One area that has yet to “bottom” in any sense, and one that unfortunately does not appear to be improving anytime soon is the housing market.
This news today from Bloomberg is unsurprising, but nevertheless sad to hear:
U.S. foreclosure filings rose 53 percent in June from a year earlier and bank repossessions increased the most since RealtyTrac Inc. began collecting data in January 2005 as deteriorating property values forced more people to give up their homes
Unlike statistics about big companies taking billions of dollars in writedowns, these home foreclosure statistics are about real people losing the most important tangible things in their lives…their homes.
Some self-righteous “free-marketers” I have met like to get on their high horses and say stuff like: “They shoulda’ known better before gettin’ in that house they couldn’t afford” or even worse “It serves ‘em right for overextending themselves”, but such a view is not only insensitive, it is also borderline unintelligent at a macro level.
Very simply: if the most sophisticated investors and financial analysts in the world, including the Federal Reserve, could not anticipate the possibility that the housing market might implode like it has, how could an average American with a moderate education do so? In other words, why was it so unreasonable for homeowners to buy into the same hype about the housing market that is now coming back to bite the creators and sellers of residential ABS, CDO’s and other securities?
To me it seems almost irrational to have such a double standard, but perhaps more importantly it is insensitive and un-American.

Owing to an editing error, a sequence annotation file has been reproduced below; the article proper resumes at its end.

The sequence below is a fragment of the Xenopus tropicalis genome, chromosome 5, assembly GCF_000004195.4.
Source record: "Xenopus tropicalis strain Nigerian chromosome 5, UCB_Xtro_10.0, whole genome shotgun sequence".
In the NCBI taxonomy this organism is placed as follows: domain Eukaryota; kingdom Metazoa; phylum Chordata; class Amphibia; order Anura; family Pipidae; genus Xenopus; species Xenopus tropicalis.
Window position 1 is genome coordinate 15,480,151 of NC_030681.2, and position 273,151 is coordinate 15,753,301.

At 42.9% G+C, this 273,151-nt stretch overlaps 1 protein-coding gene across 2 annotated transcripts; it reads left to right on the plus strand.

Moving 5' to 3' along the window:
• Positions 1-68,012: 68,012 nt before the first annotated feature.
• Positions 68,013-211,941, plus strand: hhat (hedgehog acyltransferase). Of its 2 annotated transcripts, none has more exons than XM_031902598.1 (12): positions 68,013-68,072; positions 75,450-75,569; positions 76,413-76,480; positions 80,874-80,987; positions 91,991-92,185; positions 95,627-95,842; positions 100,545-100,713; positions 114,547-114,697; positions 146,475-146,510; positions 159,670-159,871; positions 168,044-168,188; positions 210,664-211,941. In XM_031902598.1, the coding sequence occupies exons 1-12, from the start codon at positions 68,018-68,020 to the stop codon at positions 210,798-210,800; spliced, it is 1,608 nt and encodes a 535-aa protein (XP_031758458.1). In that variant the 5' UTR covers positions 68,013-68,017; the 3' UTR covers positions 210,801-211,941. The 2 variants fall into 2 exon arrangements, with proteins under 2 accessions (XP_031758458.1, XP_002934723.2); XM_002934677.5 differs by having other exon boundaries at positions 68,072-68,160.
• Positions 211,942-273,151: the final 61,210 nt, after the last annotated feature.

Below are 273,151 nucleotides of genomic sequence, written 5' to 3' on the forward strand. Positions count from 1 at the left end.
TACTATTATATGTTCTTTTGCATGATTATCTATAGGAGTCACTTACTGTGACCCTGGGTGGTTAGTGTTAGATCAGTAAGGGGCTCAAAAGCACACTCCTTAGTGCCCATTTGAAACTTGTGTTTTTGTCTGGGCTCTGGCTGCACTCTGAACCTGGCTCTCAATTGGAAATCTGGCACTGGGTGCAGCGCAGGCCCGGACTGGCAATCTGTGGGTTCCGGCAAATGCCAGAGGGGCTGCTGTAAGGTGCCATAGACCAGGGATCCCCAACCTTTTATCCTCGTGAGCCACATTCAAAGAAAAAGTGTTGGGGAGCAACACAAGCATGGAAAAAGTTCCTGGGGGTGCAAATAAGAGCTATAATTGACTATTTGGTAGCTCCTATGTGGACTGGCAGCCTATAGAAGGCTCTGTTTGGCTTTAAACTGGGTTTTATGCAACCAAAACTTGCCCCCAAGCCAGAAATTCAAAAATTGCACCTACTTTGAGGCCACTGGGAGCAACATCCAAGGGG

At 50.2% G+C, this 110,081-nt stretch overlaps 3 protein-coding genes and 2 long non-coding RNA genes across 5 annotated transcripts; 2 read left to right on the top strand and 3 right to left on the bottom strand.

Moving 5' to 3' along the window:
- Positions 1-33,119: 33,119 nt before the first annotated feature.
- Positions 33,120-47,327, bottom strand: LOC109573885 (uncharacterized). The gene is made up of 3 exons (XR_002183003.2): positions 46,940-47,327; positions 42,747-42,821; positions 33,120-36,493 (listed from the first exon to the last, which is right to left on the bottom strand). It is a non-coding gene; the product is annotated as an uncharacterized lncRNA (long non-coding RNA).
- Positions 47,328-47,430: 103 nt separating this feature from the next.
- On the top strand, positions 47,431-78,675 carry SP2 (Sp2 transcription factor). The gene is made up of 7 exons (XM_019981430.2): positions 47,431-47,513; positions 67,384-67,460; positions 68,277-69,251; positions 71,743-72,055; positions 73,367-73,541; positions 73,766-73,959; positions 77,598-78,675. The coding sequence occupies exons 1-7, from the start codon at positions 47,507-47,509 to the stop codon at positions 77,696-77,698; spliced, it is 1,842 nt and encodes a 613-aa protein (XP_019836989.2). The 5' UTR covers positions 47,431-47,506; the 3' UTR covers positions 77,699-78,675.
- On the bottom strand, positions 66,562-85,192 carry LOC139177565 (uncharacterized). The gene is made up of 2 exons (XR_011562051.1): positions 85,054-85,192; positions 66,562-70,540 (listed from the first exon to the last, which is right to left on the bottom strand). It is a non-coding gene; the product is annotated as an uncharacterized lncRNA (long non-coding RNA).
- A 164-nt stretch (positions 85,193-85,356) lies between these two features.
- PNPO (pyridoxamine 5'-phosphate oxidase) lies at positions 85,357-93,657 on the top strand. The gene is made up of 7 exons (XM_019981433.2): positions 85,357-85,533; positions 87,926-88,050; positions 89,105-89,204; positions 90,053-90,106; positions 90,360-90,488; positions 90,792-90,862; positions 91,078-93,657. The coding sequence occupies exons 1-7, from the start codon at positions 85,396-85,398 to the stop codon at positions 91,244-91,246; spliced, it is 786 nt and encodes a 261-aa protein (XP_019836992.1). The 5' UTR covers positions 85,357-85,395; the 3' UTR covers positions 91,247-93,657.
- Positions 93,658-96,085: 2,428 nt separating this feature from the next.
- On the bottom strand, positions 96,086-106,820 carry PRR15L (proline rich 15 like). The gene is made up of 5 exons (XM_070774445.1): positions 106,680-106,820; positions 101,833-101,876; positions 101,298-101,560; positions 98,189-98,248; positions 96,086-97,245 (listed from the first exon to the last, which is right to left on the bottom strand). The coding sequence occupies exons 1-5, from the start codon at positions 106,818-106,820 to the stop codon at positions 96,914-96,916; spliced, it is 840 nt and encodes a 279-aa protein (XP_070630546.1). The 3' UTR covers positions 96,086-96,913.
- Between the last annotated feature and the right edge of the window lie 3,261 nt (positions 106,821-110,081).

We live in this country as fellow-citizens relying on one another for things from as simple as our city streets and services to things more complex and difficult like war and peace and finally for our financial system including the real estate mortgage market. That the mortgage finance market is important is beyond debate given how central the concept of ‘home ownership’ is to the American Dream. Its importance is reflected in the ongoing discussions in Washington about what should be done to help Fannie and Freddie as well as the government’s intervention in preventing the failure of Bear Stearns.
While relying on the government to do something to help here while shaking our heads at our neighbors is surely an easy thing to do, it is, as I stated above, an unAmerican way of dealing with the situation. As citizens who help one another in a myriad of ways, a better way of dealing with the foreclosure crisis would be to literally go next door and talk to your neighbor about the challenges she faces. Those of us who happen to be graced with a more comfortable situation should try to think of ways to help those who are feeling the strains of the housing crunch just like we tie yellow ribbons around trees to support our troops abroad or stop on the side of the street to help someone with a flat tire.
I know such a statement is amorphous and perhaps idealistic, but as millions of our fellow citizens continue to lose their homes, it seems to be important. Maybe writing your government representatives in Washington is enough given the realistic strains on your time and energy.
But in the mean time, before you or someone you know makes an insensitive or irrational comment about how homeowners should have known better, consider this fact:
Warren Buffett’s Berkshire Hathaway’s stock is down 35% since November of last year.
If Buffett can’t navigate the current markets, how can we expect more from homeowners?
I am hopeful that we will come together, perhaps through Congress, to do something to help here. In the mean time, good luck with your mortgage payment and your portfolio.